“That’s the way this will fly in this state,” he says. “There’s no way 100 of us can enroll everyone ourselves. That’s a drop in the bucket.”

Weber is also in touch with Casa de Amistad in Athens to arrange a Spanish-language presentation with trained volunteers. “I’ve ordered Spanish materials, and those are on backorder nationally,” he says. “But we’ve got a Spanish version of the slideshow and a handful of materials. We’ve got to do something to inform all aspects of our community.”

Most of all, as a former health insurance businessman, Weber wants Athens residents to understand ACA changes. As a country, the U.S. pays 18 percent of its gross domestic product for health care, far outpacing European nations and Japan. Though Americans spend more than twice as much on health care as people in comparable industrialized nations, the U.S. still falls below at least 25 other countries in health outcomes, according to the World Health Organization.

“We’re not getting anything for that extra $1 trillion we pay,” Weber says. “That’s a bad deal. We must close that gap.”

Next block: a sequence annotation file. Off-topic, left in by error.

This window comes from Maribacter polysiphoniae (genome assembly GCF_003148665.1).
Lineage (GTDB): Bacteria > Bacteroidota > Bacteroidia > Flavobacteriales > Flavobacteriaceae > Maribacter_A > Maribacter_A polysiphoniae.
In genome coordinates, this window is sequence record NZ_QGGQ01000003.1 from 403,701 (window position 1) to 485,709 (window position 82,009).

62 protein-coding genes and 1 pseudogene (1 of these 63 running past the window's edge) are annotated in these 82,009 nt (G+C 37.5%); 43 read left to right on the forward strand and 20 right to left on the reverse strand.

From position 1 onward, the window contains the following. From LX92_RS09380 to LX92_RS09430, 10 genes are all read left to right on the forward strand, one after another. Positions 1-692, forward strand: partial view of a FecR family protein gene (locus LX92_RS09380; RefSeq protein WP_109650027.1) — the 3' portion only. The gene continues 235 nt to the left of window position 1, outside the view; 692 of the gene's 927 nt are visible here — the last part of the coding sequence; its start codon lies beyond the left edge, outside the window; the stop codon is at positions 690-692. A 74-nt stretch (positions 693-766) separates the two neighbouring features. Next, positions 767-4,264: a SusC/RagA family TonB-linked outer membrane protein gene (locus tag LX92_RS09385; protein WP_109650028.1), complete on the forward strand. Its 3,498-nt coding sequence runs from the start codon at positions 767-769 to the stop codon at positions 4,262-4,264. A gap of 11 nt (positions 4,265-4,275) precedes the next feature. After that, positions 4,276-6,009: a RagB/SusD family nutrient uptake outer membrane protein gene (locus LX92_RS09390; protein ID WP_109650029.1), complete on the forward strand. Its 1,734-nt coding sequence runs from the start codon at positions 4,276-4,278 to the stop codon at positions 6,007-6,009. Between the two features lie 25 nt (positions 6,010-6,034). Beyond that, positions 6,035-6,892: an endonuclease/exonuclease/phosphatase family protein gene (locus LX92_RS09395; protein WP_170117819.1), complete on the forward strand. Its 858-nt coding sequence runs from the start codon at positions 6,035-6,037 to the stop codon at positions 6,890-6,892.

Weber compares the new marketplace system to buying a car. Though consumers must choose from many makes, models, colors and accessories, they research and buy cars online every day. “It may seem complicated, but if you do it once or twice, it becomes old hat,” he says. “This system is going to happen. We must fundamentally change the way health care is delivered in the U.S.”

Changes brought about by the ACA will take time, he says. Navigators hope to enroll 7 million people in the health insurance exchanges by the end of March. “I know what it’s like to ramp up large clients, and this is bigger than anything I’ve ever done,” Weber says. “It’s a five-year ramp-up at least.”

Secretary of Health and Human Services Kathleen Sebelius announced Nov. 13 that just 26,794 people signed up for insurance during the first month of enrollment on the federal exchange—much fewer than officials first estimated. Another 79,391 people signed up on state-run exchanges in the 14 states that set up their own websites. 

Georgia, however, is not among them. State Insurance Commissioner Ralph Hudgens, who has said he is doing “everything in [his] power to be an obstructionist,” opted not to set up a state-run exchange. In Georgia, 1,390 people managed to sign up on the overtaxed federal site.

Addressing the Unknown

For Jami Mays, the frustration lies in waiting for an answer. Since Oct. 1, she’s attempted to weigh her options and take a next step. She tried six different usernames and retyped her application information several times, and she still faces an error message: The verification system is down.